Cold Weather Running
March 01, 2022 2 min read
There's no such thing as bad weather, just the wrong clothes. Read our top tips for successful cold weather running from our founder Jenny, who recently competed in the South Pole's Ice Marathon.
- If you can, run with a friend. You are much less likely to wimp out, but more importantly it will make it more fun .
- Run toward a reward, arrange to meet a friend in a café at the end of your run for a coffee or for brunch. It’s great to know you have something fun (and warm) waiting for you at the end.
- Do a thorough warmup inside to get the blood moving, but don’t break a sweat. Start with a few yoga sun salutations and then run up and down your stairs, the cold doesn’t feel so cold when you’re warm. If you are meeting up with running buddies don’t stand around in the cold waiting for them, wait in your car, or in a café before you start.
- Think about your clothes, your extremities are the most important - head, toes and hands, but always dress like it’s warmer and underdress by a few degrees, you want to be warm but not sweating so much you get wet and then get a chill, or worse, your clothing freezes stiff. You should be slightly cool/chilly when you start. Think technical layers, with zippers at the neck and underarm zips so you can unzip as you warm up
- Wear the right shoes with a good grip and that will keep the heat in and the cold, slush and rain out. Think less mesh and more Gore-Tex, and socks that wick away wetness and still keep your feet warm.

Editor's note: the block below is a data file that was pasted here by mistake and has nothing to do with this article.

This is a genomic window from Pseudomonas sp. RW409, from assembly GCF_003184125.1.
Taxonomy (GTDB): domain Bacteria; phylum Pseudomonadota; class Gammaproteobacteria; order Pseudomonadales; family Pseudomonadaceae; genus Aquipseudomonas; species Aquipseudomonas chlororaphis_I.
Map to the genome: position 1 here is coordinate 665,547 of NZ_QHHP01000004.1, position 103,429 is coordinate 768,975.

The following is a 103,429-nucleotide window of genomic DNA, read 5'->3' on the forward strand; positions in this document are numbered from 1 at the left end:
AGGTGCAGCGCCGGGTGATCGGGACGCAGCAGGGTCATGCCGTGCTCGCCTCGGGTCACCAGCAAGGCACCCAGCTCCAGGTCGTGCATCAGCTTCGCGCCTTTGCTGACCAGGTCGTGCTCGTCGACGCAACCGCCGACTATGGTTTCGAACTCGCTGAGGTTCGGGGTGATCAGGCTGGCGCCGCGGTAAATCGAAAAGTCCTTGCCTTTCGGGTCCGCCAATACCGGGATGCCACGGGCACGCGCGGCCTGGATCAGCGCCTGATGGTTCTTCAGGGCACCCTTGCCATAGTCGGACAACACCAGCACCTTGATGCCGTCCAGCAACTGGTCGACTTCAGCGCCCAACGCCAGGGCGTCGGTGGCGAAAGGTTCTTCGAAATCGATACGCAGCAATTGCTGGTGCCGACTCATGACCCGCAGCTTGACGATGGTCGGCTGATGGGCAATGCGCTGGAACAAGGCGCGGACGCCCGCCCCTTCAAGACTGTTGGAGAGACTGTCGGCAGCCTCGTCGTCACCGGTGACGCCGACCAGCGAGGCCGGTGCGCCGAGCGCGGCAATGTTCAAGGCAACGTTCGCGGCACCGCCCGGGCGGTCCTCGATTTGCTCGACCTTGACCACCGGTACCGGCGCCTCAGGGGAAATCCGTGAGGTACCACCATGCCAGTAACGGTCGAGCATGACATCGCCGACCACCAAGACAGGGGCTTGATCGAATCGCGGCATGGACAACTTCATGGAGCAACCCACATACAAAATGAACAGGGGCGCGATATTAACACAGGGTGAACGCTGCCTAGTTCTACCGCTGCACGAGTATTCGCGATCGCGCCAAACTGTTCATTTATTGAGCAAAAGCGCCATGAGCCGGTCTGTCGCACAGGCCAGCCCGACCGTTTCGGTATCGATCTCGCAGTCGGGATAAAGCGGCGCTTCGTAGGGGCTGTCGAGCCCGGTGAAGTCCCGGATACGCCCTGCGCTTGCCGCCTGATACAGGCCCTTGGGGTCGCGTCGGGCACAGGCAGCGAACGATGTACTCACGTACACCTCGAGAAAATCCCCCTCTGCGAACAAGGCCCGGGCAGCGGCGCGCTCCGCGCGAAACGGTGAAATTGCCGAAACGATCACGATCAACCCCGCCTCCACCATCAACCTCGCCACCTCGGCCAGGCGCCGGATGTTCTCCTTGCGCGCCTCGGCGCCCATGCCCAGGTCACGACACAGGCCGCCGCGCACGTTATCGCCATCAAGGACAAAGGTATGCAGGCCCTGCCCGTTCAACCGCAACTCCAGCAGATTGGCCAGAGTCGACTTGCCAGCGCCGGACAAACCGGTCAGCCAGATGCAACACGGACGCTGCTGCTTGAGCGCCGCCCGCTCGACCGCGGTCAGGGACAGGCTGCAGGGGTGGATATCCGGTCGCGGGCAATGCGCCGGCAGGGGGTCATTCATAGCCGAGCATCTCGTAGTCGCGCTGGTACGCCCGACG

- Outsmart the wind, start your run by heading into the wind, and finish with it on your back. That way the wind won’t blast you once you’ve broken a sweat. Exposed skin is very vulnerable to chilly gusts so think about running with a buff you can pull up if needed, this can also help your lungs as it humidifies the air before it goes into your lungs.
- Stay safe with lights or reflective details on your clothing if the weather is gloomy
- Stay hydrated. It’s easy to forget to drink when it’s cold, run with a hydration pack for longer distances. If you’re driving to your run take a thermos of green tea or hot chocolate for afterwards.
- Time yourself but be flexible with pace and mileage. Cold weather running is about maintenance running and getting the impacts in, not speed work. Listen to your body.
- Take a hot shower or bath as soon as you can to raise your internal temperature once you’ve finished
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